This whole process is shown around the 10:34 mark of the video below, it shows the selection, expansion, and content aware filling.
The following video shows how Adobe Lightroom CC can be used to stitch together a Panoramic Image.
The final panorama image created from the dull original raw images is superbly amazing!
These tips are for if you are taking a set of individual shots that you plan to stitch together in Photoshop.
If you are using a Sony (or other brand) Camera set in Panorama Mode, then the camera should do all of its own settings automatically.
With a bit of practice you should be able to shoot basic Panoramas in Panorama mode without even using a Tripod.
However, if you want to get a high definition photo to make a wall hanging print from, then the individual shots method is probably better.
1. Use a sturdy tripod and try to stay level when panning the camera and taking your 3 to 5 shots.
2. Make sure you have plenty of overlap of the sceneray inbetween Photos, eg. about one third or 30%, and an absolute minimum of 25%.
3. Do not shoot in auto mode (or some images might be dark and some bright and they will not stitch so well. Use Manual Mode so that the exposure stays the same in each image you take, (or hold down the AEL button on Sony cameras).
4. Overshoot the length and height of the Panorama so you will have room to crop later on.
5. Try not to have your camera lens set at wide angle for each shot, use a middle zoom setting to avoid image distortion.
6. Shoot with an aperture between f8 and f11 to f16, (which might mean using a 1 to 3 second shutter speed) with ISO as low as possible around ISO 100. This should give the sharpest most detailed images.
7. Focus could shift from image to image, and so set up the first image with the area most important to be in focus, using Manual mode focusing on the camera.
8. Use slow shutter speeds which will blur moving objects like cars, people, and animals. Try to avoid moving objects if possible.
9. At slow shutter speeds the images might be too bright, (like at the beach) and so you may need to use light reducing ND Filters.
10. Do not use Polariser Filters at all because as you pan the camera the light angle changes which shifts the Polarising.
11. Make sure your lens and sensor are perfectly clean. One dot will make a machine gun line of annoying dots across the photo in auto Panorama Mode! (These dots can be removed with the clone stamp tool in Photoshop but it is best to avoid them if possible).
If any of your Panorama faces into the sun (like a beach or sunset photo), it will be hard to get the exposure to be uniform.
The basic rule is to set the exposure for the brightest part of the sky, and shoot in Raw + JPG. If we do not do this and let the brightest part burn out and have whites, we cannot fix these in Lightroom or Photoshop; but we can fix dark areas where the sun was not shining.
Getting great images is a combination of manually setting your camera exposure for the sky (and then holding down the AEL Auto Exposure Lock button on the camera while framing and taking the shot, especially on Panoramic shots).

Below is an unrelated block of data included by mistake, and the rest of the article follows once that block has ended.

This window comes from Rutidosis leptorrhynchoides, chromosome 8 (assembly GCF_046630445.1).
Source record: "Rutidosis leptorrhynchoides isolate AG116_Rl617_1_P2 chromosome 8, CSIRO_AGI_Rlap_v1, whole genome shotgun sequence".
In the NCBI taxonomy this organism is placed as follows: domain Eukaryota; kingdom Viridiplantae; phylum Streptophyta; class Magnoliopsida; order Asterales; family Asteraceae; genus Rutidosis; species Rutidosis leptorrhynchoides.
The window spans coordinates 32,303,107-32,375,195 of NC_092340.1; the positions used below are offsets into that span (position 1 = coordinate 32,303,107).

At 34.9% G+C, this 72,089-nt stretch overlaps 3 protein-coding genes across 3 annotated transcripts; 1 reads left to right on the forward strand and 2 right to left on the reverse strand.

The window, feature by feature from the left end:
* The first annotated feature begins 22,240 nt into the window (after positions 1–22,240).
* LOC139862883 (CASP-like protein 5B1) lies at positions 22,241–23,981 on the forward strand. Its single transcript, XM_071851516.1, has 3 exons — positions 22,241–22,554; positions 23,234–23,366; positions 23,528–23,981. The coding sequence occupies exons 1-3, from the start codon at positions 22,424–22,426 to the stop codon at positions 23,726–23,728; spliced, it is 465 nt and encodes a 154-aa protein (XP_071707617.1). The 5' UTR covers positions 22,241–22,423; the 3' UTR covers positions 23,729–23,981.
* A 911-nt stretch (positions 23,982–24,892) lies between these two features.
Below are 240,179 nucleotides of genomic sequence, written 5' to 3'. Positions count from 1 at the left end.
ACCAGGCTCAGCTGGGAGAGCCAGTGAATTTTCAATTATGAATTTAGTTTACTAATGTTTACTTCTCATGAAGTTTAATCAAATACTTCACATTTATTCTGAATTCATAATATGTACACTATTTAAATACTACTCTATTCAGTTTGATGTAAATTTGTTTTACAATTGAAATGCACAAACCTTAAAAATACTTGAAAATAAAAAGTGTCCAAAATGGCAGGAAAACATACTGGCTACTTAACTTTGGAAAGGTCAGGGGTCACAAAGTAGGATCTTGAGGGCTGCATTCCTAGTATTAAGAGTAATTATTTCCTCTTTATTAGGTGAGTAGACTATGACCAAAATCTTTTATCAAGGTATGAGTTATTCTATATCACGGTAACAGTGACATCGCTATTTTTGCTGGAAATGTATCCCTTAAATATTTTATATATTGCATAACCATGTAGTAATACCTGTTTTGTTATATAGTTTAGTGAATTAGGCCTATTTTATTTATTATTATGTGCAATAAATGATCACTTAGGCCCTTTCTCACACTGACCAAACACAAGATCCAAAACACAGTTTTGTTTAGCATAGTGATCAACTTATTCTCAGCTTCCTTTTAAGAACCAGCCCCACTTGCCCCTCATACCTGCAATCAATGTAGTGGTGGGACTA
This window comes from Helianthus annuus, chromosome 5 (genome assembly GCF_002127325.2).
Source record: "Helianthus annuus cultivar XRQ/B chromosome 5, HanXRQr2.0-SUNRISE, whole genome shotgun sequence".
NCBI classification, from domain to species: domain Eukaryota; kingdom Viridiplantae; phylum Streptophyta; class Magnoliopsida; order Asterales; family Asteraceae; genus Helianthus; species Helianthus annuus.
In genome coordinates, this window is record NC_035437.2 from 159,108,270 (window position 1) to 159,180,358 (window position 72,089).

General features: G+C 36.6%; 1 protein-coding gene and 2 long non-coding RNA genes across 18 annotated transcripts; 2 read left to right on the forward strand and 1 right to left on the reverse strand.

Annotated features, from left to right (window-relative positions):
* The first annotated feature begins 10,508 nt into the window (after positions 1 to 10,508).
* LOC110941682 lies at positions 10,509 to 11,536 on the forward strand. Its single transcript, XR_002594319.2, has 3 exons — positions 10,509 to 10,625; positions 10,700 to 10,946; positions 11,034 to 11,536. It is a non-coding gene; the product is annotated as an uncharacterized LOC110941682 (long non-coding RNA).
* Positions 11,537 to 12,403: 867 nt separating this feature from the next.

This definitely applies when using a Sony DSLR like the A77, which has a brilliant in camera Panoramic function, as well as an AEL button.
Manually pre-focussing with focus peaking turned on is also vitally important.
Making a Facebook 360
As far as we can tell it is not possible to make your own Panorama Photos do the “360 viewing thing” in Facebook. Read on for details.
Along with each JPG image there is camera EXIF Data that indicates the camera that took the photo. If this data could be altered to fake the photo as being taken with a 360 type camera like changing the Make to “RICOH” and Model to “RICOH THETA S” then maybe we could trick Facebook to upload it as a 360 image.
In Photoshop File > File Info, the camera EXIF data cannot be edited. It cannot be edited in the “EXIF” option in Adobe Bridge either.
Apparently there are special apps you can download on the web to change EXIF data, so you can fake your image as being taken by a special 360 camera, but your image must be at least 100 degrees wide angle, and less than 1.7MB in size for FB to upload it.
We found that the easiest way to modify EXIF data is in Windows Explorer. Simply right click your image then go to Properties > Details and scroll down to Camera Make and Model. Click in each field and change the data to Make = RICOH and Model = RICOH THETA S and then click Apply and then click OK.
This did not seem to work in the FB Upload and so we tried changing the properties to Make as “LG Electronics” and the Model as “LG-R105”.
This did not work either, even when we made the Photo very narrow in Facebook, it still displayed as a single narrow strip and not as a 360 scrollable image.
The “Short Answer” seems to be that you cannot upload your own Panoramics to Facebook as 360 scrollable images. It seems that you have to buy a special 360 camera or use your mobile phone in Panorama Mode.
Here are a couple of web lessons with tips and tricks in them to help with Panorama Photography.
Videos About Panorama Photography
The following is a great Video about manually shooting a night Panorama and then adjusting it all in Adobe Lightroom.
This next 25 minute video shows how to fix a dull sunset photo Panorama into something really spectacular using Adobe Lightroom.
Gallery of Panorama Images
The following link is to a Flickr Photo Gallery of Panoramic shots that we will be adding to as we do more Panoramas.
So if you are out and about, take a few Panoramic Images.
One of our future goals is to go into the city one evening with a tripod and do some night panoramas. We will let you know how it goes.